"(2) If the acquisition of a portion of a parcel of property actually needed by an agency (and the agency is the City of Novi) would leave the remainder of the parcel in nonconformity with a zoning ordinance, the agency, before or after acquisition, may apply for a zoning variance for the remainder of the parcel. In determining whether to grant the zoning variance, the governmental entity having jurisdiction to grant the variance shall consider the potential benefits of the public use for which the property would be acquired, in addition to those criteria applicable under the relevant zoning statute, ordinance, or regulation. The agency must actually acquire the portion of the parcel of property for the proposed public use for the zoning variance to become effective for the remainder. If a variance is granted under this subsection, the property shall be considered by the governmental entity to be in conformity with the zoning ordinance for all future uses with respect to the nonconformity for which that variance was granted. However, if the property was also nonconforming for other reasons, the grant of that variance has no effect on the status of those other preexisting nonconformities. An owner shall not increase the nonconformity for which a variance is granted under this section without the consent of the governmental agency".


Dave Fried: We are applying for this variance under that section of the statute. We think that the legislature was acting properly and in great wisdom when the adopted this section because governmental agencies such as the city often come in and take parts of the property leaving the balance of the property as nonconforming and that is unfair to the owner and it leaves a rather bad situation because you have an illegal nonconforming use of the property or an illegal nonconforming structure and really the governmental agency can’t do anything about it because they cause it. If the agency went into court and asked the court to bate the nonconformity the court would just laugh at them because you create the nonconformity and then you ask to abate the nonconformity.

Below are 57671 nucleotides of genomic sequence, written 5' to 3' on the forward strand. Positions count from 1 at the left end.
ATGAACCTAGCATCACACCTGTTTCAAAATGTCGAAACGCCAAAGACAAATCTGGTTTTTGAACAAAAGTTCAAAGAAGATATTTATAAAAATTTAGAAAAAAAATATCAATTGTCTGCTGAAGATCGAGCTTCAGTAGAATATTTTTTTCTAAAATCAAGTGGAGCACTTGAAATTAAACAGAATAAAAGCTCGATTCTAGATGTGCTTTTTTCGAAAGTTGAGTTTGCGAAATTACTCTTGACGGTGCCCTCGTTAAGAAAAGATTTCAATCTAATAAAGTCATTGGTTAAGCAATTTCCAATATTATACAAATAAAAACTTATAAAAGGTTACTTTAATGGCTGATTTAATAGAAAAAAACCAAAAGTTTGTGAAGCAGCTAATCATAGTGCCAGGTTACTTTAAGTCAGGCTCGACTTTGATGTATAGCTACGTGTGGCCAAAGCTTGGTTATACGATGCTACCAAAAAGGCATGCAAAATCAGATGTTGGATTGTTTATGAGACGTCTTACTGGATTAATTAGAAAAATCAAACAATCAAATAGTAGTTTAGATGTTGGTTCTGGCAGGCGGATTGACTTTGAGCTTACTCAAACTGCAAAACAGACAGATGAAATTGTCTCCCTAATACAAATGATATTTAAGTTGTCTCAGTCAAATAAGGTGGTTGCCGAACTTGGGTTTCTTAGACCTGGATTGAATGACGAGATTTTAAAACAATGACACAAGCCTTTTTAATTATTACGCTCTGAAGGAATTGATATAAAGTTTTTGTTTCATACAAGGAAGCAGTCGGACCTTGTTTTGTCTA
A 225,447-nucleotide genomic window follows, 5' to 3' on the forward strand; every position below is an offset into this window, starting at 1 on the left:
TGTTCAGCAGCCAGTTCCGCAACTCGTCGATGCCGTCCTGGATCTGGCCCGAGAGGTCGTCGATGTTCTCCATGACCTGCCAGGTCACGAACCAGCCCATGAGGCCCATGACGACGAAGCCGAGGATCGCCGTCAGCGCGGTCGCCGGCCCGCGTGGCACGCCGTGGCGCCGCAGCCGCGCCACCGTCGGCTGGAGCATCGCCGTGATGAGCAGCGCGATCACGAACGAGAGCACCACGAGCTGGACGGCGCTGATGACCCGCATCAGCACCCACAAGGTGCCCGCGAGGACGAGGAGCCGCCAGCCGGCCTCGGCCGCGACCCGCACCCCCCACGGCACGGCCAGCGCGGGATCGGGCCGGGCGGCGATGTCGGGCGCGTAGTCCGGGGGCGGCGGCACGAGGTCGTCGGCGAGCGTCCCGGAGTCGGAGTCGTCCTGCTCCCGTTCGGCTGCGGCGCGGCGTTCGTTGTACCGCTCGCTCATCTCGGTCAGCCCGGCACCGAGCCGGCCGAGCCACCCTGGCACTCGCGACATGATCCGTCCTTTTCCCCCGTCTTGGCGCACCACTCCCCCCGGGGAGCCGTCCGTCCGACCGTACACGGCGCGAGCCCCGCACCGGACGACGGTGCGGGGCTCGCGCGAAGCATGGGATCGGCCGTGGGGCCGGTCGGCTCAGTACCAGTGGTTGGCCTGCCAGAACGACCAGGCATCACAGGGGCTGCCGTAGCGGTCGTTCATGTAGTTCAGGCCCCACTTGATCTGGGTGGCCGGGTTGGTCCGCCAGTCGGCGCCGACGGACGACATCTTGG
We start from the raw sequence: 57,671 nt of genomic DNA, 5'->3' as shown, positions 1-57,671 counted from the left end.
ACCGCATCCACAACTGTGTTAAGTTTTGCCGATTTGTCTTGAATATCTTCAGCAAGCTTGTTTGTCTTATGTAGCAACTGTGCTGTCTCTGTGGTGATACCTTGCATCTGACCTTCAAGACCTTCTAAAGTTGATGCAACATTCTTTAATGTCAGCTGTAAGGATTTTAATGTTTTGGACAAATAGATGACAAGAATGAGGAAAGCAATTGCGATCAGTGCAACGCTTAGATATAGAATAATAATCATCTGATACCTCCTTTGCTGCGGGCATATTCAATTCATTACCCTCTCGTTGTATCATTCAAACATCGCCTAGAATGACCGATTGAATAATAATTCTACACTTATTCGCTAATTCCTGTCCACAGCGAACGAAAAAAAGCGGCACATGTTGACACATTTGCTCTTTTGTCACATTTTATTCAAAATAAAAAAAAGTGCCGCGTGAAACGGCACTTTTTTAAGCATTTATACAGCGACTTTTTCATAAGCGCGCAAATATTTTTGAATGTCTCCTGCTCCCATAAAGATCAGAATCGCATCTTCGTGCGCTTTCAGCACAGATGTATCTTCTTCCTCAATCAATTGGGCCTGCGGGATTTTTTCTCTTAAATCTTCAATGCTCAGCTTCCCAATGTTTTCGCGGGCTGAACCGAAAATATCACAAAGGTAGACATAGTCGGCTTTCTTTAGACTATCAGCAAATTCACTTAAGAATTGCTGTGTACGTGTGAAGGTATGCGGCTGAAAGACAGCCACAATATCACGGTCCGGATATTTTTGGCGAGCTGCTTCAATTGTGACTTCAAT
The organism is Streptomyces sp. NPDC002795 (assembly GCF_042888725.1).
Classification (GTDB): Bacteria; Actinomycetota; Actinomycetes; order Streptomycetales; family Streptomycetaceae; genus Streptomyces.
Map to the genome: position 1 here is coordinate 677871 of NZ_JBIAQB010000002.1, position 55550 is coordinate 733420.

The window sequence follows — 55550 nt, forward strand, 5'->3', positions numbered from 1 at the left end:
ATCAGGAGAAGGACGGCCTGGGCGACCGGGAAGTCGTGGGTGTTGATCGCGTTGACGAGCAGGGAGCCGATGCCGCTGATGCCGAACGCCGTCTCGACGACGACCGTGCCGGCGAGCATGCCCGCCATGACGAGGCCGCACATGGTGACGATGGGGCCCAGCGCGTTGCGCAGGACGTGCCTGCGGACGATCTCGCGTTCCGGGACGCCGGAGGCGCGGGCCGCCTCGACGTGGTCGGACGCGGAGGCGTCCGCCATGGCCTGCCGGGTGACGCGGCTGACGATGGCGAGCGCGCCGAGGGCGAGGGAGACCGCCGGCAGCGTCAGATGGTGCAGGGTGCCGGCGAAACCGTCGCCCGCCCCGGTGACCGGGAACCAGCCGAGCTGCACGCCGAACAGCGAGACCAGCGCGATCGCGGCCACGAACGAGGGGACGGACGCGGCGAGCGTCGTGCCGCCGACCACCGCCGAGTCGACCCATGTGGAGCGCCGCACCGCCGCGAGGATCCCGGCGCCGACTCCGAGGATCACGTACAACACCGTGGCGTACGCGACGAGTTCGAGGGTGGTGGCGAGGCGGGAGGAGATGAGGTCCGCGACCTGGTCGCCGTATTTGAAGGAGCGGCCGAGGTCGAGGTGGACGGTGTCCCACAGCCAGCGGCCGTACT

Dave Fried: What this in effect does is that it allows that particular parcel of land to conform with the zoning ordinance and all future uses with respect to that particular nonconformity.


Dave Fried: It was necessary to take this 27 feet because Thirteen Mile Road is being widened all the way down and we have acquired all of the property along Thirteen Mile Road for increasing the road and this is the only parcel left. We have already acquired the 27 feet and the only matter before the court on Monday’s trial is the matter of just compensation.